Of all the added signs, signals and orange barrels adorning the reconfigured stretch of North Roosevelt Boulevard that has shaken up the main drag of Key West, there is one that the Florida Department of Transportation enjoys most these days.
"IT WILL ALL BE WORTH IT WHEN ITS DONE," says one side of the Travelodge & Suites roadside marquee.
Of course, it's the side that faces the other side of traffic these days.
That is the one forbidden while crews work on the seawall side of Roosevelt, as the $42 million, 27-month project to reconstruct the entire five-lane roadway and seawall, and install some 14 miles of underground pipes for sewer, water and drainage continues.
The project, started April 23, has yet to turn 1-year-old yet the island's residents and visitors have already grown restless with the forced detours that include one long, slow drive from Old Town back to New Town.
Dean Walters, the public relations specialist hired by FDOT only to handle the road project, pointed out the Travelodge's apostrophe-free marquee message to the City Commission this past week as a sign of "community support," that the crews and contractor appreciate.
At Old City Hall on Wednesday, Walters delivered "Progress Report No. 1," dated Jan. 23, as the first in a series of quarterly updates to the City Commission, and answered arguably the most common Key West grumble over the work.
"One of the complaints I get all the time is that no one ever sees more than three to five people working there at a time," said City Commissioner Jimmy Weekley. "The question is why aren't there more people working."
"Have you been looking recently?" Walters asked, saying that on Wednesday 23 workers were on the job.
Weekley said, "I haven't. I stay away from there."
The seawall work is a "three man operation," said Walters.
"This big machine picks up one of these things and hammer drives in into the ground. It doesn't take many people," Walters said.
Commissioner Billy Wardlow said he finds it difficult to turn onto Roosevelt from 5th Street, finding traffic backed up between the highway and its parallel bookend, Flagler Avenue.
"I live on South Roosevelt so I see it every day," said Wardlow, who suggested that maybe an accident brought on a particular traffic jam.
The city's original contract with deMoya, for 820 work days, has grown to 864 due to weather, holidays and other factors that the contractor gets a pass for, the report said.
But deMoya still has an 820-day window in which to finish up early in order to collect the incentive of $10,000 a day.
The new 864 contract day time frame does provide a buffer for the contractor to avoid the "disincentive" bonus of a $10,000 per-day penalty, plus damages, for finishing late.
"We've had a lot of challenges with this," Walters said. "Weather is a big one. Even though the skies may be blue, when it rains on that job site it screws things up for sometimes several days. You can't dig, you can't lay pipe when the ground is soaked like this."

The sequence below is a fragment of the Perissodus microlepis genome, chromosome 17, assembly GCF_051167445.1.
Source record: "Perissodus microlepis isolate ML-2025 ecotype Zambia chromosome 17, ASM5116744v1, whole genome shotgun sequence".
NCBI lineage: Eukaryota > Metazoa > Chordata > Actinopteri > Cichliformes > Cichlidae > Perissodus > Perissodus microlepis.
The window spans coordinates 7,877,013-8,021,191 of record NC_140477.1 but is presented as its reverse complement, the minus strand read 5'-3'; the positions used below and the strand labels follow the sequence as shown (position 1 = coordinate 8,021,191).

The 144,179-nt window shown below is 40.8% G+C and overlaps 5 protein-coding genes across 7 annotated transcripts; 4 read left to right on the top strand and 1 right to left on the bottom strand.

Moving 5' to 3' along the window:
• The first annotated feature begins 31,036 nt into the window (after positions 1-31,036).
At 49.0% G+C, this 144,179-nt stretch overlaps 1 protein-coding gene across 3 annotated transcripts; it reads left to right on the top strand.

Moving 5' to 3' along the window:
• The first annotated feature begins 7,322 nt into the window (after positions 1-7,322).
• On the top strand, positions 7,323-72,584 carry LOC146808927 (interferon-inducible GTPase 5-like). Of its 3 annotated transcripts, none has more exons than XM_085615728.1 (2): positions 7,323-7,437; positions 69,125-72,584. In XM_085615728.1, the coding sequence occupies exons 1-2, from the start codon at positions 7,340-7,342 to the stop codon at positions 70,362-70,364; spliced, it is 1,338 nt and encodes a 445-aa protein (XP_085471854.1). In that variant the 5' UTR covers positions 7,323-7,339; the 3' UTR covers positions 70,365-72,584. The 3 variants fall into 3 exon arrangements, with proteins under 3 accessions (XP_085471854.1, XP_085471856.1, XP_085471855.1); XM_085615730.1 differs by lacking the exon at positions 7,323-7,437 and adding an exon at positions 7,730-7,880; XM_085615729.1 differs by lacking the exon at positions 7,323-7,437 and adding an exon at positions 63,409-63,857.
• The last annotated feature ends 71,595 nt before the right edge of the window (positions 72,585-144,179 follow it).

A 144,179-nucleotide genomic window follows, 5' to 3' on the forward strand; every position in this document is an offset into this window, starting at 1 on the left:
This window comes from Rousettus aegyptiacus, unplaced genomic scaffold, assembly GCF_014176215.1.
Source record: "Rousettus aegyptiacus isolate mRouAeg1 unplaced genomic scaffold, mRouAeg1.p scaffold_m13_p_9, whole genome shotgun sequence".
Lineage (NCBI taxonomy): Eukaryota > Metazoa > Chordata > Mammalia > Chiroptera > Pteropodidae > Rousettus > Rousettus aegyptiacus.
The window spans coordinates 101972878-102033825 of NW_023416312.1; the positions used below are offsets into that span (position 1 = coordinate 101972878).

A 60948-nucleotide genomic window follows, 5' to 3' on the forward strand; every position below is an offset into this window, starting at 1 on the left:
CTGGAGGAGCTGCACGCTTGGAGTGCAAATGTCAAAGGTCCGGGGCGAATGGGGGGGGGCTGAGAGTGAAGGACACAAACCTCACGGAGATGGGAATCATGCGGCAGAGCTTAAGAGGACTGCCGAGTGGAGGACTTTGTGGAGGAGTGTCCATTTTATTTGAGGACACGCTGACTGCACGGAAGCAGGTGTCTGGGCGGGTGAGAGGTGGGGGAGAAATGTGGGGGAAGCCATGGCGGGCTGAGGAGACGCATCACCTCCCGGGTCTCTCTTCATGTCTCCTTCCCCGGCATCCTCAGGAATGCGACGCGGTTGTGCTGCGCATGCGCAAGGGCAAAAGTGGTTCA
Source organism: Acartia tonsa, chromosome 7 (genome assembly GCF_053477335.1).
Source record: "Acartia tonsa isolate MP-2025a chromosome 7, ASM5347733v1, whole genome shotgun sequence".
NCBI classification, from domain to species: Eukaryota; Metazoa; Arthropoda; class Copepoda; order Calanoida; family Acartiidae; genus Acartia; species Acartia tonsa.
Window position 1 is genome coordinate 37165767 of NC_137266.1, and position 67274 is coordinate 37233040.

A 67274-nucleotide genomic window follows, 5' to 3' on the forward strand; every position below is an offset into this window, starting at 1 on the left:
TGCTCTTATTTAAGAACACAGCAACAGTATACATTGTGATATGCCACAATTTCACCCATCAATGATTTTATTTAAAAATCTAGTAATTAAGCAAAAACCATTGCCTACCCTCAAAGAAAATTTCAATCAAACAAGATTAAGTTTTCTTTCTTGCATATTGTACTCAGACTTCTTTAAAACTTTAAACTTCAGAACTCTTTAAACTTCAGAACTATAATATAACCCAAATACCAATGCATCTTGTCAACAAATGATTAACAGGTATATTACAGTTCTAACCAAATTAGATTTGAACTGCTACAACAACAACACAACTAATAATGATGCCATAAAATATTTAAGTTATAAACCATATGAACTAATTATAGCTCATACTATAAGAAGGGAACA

Crews also found underground pipes that aren't shown on the plans, and have had to carefully wedge in new lines.
"It's not just dig a hole and throw a pipe in the ground," Walters said.
The past months have also brought unusually high tides, the report said, and workers have had to maintain the flow of traffic and access to 170 businesses and deal with some odd vandalism.
Someone has been tossing the barrels, affixed with lights, into the harbor, Walters said.
"Workers have to not do work, get in there and clean all that out," he said. "The lights have to be replaced, because the saltwater ruins them. I went by the job site two days ago and approximately a half-mile of barrels had been knocked over the night before."
Key West police have been notified, but the vandalism slows down the work, Walters said.
The latest development in the 2.95-mile long construction zone is the new pedestrian/bicycle path lined with chain-link fence. It was covered with dark green "protective cloth" to keep dust and debris off the lane and bicycle handlebars from getting snagged in the chain-link fencing, according to FDOT.
City Commissioner Tony Yaniz said the construction reminds him of his father's saying that the boogeyman scares you at first, but not after you see him many times.
"We've gotten used to it, it is what it is," said Yaniz.
Yaniz did worry that some of the construction materials, poles and storage boxes, were creating hazards for children near Boog Powell Court.
"It's a disaster, it's a tragedy waiting to happen," Yaniz said, drawing silence as a response.
Walters included the Travelodge marquee shoutout in the first report.
"I love this sign. We are very delighted with that," Walters said. "At the end of it all, we will have a new roadway and new utilities."